So where does this term "quantum indeterminacy" come from? I must be missing something here.
     
    Last edited: Jan 18, 2006
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  3. Jan 18, 2006 #2

    JesseM

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    Your question is a little confusing--"indeterminacy" usually just means the fact that QM is probabilistic, ie non-deterministic, but you seem to accept this in your question. By "indeterminacy" are you talking about something more like the idea that quantum particles and systems don't have well-defined properties when they aren't being measured, such as the idea that the cat in the Schroedinger's cat thought-experiment is not in a definite state until the box is opened, or the idea that the particles in the double-slit experiment don't go through one slit or the other when their path is not measured? If that's what you mean, I don't think "indeterminacy" would really be the right word for it, although I'm not sure what term should be used, maybe "no local hidden variables".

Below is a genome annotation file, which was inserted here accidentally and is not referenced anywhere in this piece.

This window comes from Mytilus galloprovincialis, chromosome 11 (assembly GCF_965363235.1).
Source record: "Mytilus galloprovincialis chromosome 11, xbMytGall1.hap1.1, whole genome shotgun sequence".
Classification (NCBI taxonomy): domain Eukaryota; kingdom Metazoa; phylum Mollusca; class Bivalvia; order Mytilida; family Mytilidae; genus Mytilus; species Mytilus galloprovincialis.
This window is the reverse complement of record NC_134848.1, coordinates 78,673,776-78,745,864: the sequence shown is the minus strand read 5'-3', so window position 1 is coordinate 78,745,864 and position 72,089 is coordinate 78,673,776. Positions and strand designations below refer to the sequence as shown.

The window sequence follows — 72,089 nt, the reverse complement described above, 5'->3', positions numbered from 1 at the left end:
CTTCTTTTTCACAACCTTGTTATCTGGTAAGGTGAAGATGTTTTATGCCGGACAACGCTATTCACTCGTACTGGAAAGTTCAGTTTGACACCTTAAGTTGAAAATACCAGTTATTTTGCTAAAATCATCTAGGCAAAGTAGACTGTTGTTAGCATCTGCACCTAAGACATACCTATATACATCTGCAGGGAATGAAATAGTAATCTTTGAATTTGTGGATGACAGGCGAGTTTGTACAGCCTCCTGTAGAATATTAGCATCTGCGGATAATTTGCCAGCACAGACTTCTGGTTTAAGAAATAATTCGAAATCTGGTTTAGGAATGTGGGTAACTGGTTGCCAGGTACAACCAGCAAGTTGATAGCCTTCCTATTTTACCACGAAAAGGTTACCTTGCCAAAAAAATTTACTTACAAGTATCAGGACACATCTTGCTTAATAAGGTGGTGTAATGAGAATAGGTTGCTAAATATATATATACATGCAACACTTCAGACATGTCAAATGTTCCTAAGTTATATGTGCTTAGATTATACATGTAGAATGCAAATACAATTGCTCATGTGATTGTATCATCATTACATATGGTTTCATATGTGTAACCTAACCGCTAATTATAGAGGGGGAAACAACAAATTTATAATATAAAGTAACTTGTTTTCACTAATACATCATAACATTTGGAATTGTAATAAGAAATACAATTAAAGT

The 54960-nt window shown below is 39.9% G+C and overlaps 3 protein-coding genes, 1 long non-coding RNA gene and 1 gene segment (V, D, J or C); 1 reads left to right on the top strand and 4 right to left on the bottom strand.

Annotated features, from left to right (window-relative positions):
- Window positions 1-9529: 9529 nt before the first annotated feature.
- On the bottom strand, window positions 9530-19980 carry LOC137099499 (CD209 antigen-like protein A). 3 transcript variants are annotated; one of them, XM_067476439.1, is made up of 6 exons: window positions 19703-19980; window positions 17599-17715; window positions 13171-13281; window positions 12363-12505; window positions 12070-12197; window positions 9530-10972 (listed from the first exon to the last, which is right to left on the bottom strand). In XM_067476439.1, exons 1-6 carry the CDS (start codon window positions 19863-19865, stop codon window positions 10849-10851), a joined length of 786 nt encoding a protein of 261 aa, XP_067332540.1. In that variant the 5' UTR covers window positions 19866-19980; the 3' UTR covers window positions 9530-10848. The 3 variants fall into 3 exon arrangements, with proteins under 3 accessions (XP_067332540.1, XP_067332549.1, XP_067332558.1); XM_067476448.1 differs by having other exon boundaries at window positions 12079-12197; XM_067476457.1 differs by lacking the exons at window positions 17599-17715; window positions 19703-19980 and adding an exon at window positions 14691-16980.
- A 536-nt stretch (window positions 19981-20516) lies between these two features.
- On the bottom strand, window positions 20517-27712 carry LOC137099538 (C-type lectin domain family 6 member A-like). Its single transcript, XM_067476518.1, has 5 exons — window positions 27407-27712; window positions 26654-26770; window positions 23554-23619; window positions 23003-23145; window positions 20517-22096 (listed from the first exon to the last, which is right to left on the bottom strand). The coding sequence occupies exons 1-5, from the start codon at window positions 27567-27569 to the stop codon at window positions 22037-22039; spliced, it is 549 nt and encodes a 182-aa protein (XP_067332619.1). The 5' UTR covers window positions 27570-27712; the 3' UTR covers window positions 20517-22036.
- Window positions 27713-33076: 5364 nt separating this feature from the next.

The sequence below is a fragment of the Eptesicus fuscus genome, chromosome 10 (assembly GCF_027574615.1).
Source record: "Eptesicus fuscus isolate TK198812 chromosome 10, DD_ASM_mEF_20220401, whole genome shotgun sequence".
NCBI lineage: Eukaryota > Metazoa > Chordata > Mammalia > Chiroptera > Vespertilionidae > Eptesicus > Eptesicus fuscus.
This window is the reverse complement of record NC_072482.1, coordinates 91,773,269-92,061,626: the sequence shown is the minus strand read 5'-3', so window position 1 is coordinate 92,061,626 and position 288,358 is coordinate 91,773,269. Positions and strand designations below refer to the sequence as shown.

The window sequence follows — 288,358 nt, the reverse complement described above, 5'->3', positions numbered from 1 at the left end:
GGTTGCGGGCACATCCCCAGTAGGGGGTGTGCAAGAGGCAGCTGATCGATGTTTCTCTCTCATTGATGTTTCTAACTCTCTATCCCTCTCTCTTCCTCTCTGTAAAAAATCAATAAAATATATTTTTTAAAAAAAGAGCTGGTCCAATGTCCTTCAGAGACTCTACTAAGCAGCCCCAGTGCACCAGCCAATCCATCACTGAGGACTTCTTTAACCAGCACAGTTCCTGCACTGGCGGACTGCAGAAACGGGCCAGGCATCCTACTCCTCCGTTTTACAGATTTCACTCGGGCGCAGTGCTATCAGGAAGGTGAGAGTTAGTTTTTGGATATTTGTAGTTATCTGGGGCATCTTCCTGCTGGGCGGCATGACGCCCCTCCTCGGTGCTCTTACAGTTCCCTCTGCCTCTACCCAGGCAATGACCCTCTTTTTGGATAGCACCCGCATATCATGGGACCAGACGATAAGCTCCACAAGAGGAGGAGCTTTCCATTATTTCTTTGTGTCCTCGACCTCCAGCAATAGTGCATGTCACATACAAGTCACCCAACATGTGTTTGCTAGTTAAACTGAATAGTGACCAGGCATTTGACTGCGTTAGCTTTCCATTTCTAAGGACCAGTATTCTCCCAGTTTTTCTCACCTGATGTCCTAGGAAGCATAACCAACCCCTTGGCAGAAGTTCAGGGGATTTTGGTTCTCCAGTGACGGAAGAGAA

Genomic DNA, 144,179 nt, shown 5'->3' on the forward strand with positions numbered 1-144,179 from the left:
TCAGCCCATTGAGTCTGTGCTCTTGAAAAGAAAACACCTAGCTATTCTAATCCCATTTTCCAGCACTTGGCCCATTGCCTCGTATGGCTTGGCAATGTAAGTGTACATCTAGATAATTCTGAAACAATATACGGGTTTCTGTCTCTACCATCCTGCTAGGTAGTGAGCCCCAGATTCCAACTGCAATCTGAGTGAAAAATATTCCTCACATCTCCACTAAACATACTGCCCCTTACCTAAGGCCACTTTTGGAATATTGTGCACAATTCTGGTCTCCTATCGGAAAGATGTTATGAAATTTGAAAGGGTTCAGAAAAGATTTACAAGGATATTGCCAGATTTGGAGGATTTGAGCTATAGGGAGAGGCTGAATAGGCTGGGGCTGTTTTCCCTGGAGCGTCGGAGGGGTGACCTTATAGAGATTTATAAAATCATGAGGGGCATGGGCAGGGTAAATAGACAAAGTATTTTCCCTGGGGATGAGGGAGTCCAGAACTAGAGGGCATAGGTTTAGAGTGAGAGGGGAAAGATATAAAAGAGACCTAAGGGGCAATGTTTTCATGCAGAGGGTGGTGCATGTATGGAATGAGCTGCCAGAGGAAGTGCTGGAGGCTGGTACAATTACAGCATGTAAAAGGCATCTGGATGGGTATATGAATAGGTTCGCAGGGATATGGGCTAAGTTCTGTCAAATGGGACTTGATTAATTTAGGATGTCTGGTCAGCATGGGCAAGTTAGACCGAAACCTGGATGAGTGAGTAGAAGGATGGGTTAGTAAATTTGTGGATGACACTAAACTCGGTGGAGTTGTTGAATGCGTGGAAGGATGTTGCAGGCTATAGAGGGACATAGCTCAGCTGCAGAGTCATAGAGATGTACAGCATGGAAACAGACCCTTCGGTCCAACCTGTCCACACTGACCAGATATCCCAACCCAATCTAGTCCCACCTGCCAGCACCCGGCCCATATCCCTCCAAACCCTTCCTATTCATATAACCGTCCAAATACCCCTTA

In any case, the difficulty with imagining particles have definite properties even when not measured is probably best illustrated by the weird correlations between measurements of different members of entangled pairs of particles, what Einstein called "spooky action at a distance". Here's something I wrote about this on another thread:
    Technically, the prediction that the photons must have opposite polarizations at least 1/3 of the time when measured along different axes here is predicted by something called "Bell's theorem", which you can read more about here or here--any system that obeys "local realism" (particles having definite preexisting states before measurement, where the state of one cannot affect the state of another faster-than-light) must obey something called the "Bell inequality", but quantum mechanics violates the Bell inequality, thus disproving local realism.
     
  4. Jan 18, 2006 #3
    you dont see the interference anymore because you dont have coherent wave anymore (you got all the range of frequecies and directions for the wave vector)-meaning that by measuring the possition for definite value you created uncertainty in the momentum...

    thats the uncertainty priciple, you cant know for sure the position and the momentum, or the time duration of a reaction and its energy, or the spin of a particle at more then one axis simultaniuosly...